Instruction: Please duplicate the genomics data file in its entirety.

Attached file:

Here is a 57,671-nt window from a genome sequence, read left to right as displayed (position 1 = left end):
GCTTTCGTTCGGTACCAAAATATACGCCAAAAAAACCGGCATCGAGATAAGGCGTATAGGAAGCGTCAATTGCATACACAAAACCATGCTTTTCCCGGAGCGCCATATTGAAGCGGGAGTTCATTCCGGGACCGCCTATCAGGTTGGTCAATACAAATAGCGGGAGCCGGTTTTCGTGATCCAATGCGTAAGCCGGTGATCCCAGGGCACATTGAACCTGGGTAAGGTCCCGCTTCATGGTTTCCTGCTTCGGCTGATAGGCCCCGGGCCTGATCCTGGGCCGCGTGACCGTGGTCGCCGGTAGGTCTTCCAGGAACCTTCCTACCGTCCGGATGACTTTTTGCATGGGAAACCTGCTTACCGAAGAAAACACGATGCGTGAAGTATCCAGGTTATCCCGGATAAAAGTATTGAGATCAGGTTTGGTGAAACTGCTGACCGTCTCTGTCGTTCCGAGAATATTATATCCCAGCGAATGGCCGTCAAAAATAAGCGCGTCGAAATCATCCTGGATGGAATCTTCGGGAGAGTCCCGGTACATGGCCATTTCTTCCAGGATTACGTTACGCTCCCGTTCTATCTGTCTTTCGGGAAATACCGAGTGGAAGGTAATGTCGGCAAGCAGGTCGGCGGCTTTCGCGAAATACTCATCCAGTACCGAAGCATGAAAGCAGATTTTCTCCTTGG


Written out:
Here is a 57,671-nt window from a genome sequence, read left to right as displayed (position 1 = left end):
GCTTTCGTTCGGTACCAAAATATACGCCAAAAAAACCGGCATCGAGATAAGGCGTATAGGAAGCGTCAATTGCATACACAAAACCATGCTTTTCCCGGAGCGCCATATTGAAGCGGGAGTTCATTCCGGGACCGCCTATCAGGTTGGTCAATACAAATAGCGGGAGCCGGTTTTCGTGATCCAATGCGTAAGCCGGTGATCCCAGGGCACATTGAACCTGGGTAAGGTCCCGCTTCATGGTTTCCTGCTTCGGCTGATAGGCCCCGGGCCTGATCCTGGGCCGCGTGACCGTGGTCGCCGGTAGGTCTTCCAGGAACCTTCCTACCGTCCGGATGACTTTTTGCATGGGAAACCTGCTTACCGAAGAAAACACGATGCGTGAAGTATCCAGGTTATCCCGGATAAAAGTATTGAGATCAGGTTTGGTGAAACTGCTGACCGTCTCTGTCGTTCCGAGAATATTATATCCCAGCGAATGGCCGTCAAAAATAAGCGCGTCGAAATCATCCTGGATGGAATCTTCGGGAGAGTCCCGGTACATGGCCATTTCTTCCAGGATTACGTTACGCTCCCGTTCTATCTGTCTTTCGGGAAATACCGAGTGGAAGGTAATGTCGGCAAGCAGGTCGGCGGCTTTCGCGAAATACTCATCCAGTACCGAAGCATGAAAGCAGATTTTCTCCTTGG